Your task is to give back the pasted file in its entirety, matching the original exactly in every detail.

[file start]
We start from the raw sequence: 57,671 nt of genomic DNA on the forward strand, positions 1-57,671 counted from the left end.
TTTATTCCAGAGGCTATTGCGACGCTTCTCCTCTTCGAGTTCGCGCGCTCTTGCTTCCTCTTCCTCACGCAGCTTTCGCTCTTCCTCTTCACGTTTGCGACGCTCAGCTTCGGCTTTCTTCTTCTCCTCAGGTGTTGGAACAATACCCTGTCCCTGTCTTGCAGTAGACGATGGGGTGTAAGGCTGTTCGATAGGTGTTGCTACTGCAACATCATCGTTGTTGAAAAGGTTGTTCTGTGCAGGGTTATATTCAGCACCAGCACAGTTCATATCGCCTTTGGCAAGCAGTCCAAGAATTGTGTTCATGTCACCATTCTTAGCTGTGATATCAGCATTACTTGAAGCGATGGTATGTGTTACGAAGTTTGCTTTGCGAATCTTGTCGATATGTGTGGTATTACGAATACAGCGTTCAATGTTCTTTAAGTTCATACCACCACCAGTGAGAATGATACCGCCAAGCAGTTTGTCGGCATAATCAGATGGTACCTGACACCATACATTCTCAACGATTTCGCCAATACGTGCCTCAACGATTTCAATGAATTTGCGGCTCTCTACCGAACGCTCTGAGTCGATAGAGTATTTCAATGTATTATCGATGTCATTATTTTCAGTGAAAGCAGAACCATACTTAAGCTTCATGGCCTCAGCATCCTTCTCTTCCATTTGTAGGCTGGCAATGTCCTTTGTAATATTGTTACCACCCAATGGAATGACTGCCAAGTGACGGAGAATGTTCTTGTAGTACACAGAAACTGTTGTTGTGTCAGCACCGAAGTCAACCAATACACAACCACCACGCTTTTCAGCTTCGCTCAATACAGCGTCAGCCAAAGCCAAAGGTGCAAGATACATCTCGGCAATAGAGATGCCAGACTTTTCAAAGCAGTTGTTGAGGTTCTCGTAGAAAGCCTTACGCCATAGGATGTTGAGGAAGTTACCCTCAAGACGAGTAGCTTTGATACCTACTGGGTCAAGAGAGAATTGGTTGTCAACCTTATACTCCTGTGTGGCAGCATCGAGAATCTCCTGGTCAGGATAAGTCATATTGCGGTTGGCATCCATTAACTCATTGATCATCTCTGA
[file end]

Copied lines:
We start from the raw sequence: 57,671 nt of genomic DNA on the forward strand, positions 1-57,671 counted from the left end.
TTTATTCCAGAGGCTATTGCGACGCTTCTCCTCTTCGAGTTCGCGCGCTCTTGCTTCCTCTTCCTCACGCAGCTTTCGCTCTTCCTCTTCACGTTTGCGACGCTCAGCTTCGGCTTTCTTCTTCTCCTCAGGTGTTGGAACAATACCCTGTCCCTGTCTTGCAGTAGACGATGGGGTGTAAGGCTGTTCGATAGGTGTTGCTACTGCAACATCATCGTTGTTGAAAAGGTTGTTCTGTGCAGGGTTATATTCAGCACCAGCACAGTTCATATCGCCTTTGGCAAGCAGTCCAAGAATTGTGTTCATGTCACCATTCTTAGCTGTGATATCAGCATTACTTGAAGCGATGGTATGTGTTACGAAGTTTGCTTTGCGAATCTTGTCGATATGTGTGGTATTACGAATACAGCGTTCAATGTTCTTTAAGTTCATACCACCACCAGTGAGAATGATACCGCCAAGCAGTTTGTCGGCATAATCAGATGGTACCTGACACCATACATTCTCAACGATTTCGCCAATACGTGCCTCAACGATTTCAATGAATTTGCGGCTCTCTACCGAACGCTCTGAGTCGATAGAGTATTTCAATGTATTATCGATGTCATTATTTTCAGTGAAAGCAGAACCATACTTAAGCTTCATGGCCTCAGCATCCTTCTCTTCCATTTGTAGGCTGGCAATGTCCTTTGTAATATTGTTACCACCCAATGGAATGACTGCCAAGTGACGGAGAATGTTCTTGTAGTACACAGAAACTGTTGTTGTGTCAGCACCGAAGTCAACCAATACACAACCACCACGCTTTTCAGCTTCGCTCAATACAGCGTCAGCCAAAGCCAAAGGTGCAAGATACATCTCGGCAATAGAGATGCCAGACTTTTCAAAGCAGTTGTTGAGGTTCTCGTAGAAAGCCTTACGCCATAGGATGTTGAGGAAGTTACCCTCAAGACGAGTAGCTTTGATACCTACTGGGTCAAGAGAGAATTGGTTGTCAACCTTATACTCCTGTGTGGCAGCATCGAGAATCTCCTGGTCAGGATAAGTCATATTGCGGTTGGCATCCATTAACTCATTGATCATCTCTGA